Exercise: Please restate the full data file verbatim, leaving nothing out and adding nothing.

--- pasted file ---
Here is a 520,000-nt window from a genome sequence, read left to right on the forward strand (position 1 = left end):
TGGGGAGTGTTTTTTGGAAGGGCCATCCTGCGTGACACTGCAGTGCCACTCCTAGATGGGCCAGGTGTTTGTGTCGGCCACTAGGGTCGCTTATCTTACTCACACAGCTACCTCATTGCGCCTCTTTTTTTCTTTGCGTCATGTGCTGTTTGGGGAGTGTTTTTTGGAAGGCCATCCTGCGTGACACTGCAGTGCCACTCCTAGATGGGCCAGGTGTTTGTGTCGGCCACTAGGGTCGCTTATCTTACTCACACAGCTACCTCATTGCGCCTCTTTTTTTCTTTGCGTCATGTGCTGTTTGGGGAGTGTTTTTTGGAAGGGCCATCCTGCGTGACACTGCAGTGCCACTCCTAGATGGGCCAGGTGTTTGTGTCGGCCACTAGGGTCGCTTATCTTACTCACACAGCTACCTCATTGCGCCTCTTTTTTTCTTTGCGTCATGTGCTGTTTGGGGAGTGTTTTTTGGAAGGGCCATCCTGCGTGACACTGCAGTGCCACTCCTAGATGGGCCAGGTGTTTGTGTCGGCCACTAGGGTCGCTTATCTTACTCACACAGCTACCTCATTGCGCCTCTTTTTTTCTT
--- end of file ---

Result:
Here is a 520,000-nt window from a genome sequence, read left to right on the forward strand (position 1 = left end):
TGGGGAGTGTTTTTTGGAAGGGCCATCCTGCGTGACACTGCAGTGCCACTCCTAGATGGGCCAGGTGTTTGTGTCGGCCACTAGGGTCGCTTATCTTACTCACACAGCTACCTCATTGCGCCTCTTTTTTTCTTTGCGTCATGTGCTGTTTGGGGAGTGTTTTTTGGAAGGCCATCCTGCGTGACACTGCAGTGCCACTCCTAGATGGGCCAGGTGTTTGTGTCGGCCACTAGGGTCGCTTATCTTACTCACACAGCTACCTCATTGCGCCTCTTTTTTTCTTTGCGTCATGTGCTGTTTGGGGAGTGTTTTTTGGAAGGGCCATCCTGCGTGACACTGCAGTGCCACTCCTAGATGGGCCAGGTGTTTGTGTCGGCCACTAGGGTCGCTTATCTTACTCACACAGCTACCTCATTGCGCCTCTTTTTTTCTTTGCGTCATGTGCTGTTTGGGGAGTGTTTTTTGGAAGGGCCATCCTGCGTGACACTGCAGTGCCACTCCTAGATGGGCCAGGTGTTTGTGTCGGCCACTAGGGTCGCTTATCTTACTCACACAGCTACCTCATTGCGCCTCTTTTTTTCTT